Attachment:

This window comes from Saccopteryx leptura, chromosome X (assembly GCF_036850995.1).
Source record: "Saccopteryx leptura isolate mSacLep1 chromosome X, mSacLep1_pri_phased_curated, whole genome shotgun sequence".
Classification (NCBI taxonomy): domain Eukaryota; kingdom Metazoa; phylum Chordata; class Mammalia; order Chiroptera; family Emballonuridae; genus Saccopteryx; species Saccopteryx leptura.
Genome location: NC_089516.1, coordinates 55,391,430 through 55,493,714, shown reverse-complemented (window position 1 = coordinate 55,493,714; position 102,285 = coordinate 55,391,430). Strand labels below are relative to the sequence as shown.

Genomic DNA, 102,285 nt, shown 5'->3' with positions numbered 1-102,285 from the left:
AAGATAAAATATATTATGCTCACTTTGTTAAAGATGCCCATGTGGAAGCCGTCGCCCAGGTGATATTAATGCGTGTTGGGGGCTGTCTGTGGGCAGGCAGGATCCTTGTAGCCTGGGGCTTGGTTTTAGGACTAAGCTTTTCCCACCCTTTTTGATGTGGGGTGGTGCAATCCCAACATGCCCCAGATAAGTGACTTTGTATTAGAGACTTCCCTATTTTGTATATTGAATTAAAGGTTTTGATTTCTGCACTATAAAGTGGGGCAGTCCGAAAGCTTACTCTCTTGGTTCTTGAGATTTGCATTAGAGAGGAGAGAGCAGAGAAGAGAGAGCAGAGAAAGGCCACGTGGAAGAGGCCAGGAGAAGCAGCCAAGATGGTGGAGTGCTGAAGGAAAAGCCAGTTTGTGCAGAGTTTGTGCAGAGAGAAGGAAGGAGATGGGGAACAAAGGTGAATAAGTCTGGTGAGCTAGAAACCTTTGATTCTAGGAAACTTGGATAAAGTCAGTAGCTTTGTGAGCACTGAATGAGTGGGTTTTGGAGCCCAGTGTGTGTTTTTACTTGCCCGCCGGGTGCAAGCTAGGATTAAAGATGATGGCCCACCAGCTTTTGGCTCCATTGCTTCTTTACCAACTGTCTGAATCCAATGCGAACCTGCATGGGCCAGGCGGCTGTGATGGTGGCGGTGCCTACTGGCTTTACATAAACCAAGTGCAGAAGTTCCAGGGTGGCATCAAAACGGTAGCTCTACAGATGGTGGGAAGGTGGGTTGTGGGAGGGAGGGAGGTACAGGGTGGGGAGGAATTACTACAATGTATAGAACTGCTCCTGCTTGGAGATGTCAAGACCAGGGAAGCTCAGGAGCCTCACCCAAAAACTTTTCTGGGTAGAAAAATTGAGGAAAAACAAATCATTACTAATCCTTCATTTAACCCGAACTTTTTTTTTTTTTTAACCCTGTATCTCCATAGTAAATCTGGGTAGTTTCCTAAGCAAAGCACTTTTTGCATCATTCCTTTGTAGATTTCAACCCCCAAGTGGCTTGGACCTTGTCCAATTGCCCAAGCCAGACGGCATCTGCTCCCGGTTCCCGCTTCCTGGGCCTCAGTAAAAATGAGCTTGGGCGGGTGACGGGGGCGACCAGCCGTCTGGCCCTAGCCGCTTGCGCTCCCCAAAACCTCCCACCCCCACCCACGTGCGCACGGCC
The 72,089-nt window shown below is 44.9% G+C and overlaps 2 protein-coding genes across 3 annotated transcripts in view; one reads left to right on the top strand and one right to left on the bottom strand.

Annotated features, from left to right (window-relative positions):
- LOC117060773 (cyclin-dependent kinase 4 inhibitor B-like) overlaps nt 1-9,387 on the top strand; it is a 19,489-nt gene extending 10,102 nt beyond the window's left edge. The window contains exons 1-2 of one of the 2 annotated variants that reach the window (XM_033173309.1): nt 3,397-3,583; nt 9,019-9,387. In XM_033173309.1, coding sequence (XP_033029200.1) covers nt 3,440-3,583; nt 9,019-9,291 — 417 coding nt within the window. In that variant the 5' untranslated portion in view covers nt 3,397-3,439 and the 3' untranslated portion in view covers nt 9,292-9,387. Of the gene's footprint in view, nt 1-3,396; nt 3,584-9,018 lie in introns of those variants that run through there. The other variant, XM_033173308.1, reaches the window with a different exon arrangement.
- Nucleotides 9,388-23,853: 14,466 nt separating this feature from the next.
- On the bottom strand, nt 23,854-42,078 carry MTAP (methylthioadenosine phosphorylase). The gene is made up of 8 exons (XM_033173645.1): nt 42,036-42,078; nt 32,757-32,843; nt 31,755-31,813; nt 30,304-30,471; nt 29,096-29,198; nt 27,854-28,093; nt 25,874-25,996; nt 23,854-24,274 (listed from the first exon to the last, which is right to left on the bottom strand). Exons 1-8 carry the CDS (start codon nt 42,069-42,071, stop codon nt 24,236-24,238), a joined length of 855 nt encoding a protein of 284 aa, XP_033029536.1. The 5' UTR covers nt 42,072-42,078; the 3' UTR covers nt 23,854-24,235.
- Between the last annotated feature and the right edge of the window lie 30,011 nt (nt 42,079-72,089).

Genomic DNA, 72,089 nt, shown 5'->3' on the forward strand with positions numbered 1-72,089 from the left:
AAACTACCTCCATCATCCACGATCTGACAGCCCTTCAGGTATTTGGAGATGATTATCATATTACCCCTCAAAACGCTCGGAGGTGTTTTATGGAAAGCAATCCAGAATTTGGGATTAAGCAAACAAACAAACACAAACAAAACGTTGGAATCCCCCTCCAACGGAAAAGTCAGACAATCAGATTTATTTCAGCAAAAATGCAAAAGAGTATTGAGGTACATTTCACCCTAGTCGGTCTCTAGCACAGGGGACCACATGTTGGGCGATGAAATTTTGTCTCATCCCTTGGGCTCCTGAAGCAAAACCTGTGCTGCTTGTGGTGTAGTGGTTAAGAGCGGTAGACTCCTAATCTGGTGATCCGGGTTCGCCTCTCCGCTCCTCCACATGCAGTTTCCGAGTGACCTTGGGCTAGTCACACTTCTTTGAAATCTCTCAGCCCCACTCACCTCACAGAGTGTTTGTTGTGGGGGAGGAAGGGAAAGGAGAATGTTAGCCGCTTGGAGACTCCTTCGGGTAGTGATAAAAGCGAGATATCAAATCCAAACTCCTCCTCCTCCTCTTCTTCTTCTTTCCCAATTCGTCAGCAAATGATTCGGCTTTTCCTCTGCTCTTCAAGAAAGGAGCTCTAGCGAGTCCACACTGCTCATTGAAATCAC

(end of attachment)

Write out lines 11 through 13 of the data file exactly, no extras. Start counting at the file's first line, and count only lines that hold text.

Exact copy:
- On the bottom strand, nt 23,854-42,078 carry MTAP (methylthioadenosine phosphorylase). The gene is made up of 8 exons (XM_033173645.1): nt 42,036-42,078; nt 32,757-32,843; nt 31,755-31,813; nt 30,304-30,471; nt 29,096-29,198; nt 27,854-28,093; nt 25,874-25,996; nt 23,854-24,274 (listed from the first exon to the last, which is right to left on the bottom strand). Exons 1-8 carry the CDS (start codon nt 42,069-42,071, stop codon nt 24,236-24,238), a joined length of 855 nt encoding a protein of 284 aa, XP_033029536.1. The 5' UTR covers nt 42,072-42,078; the 3' UTR covers nt 23,854-24,235.
- Between the last annotated feature and the right edge of the window lie 30,011 nt (nt 42,079-72,089).

Genomic DNA, 72,089 nt, shown 5'->3' on the forward strand with positions numbered 1-72,089 from the left: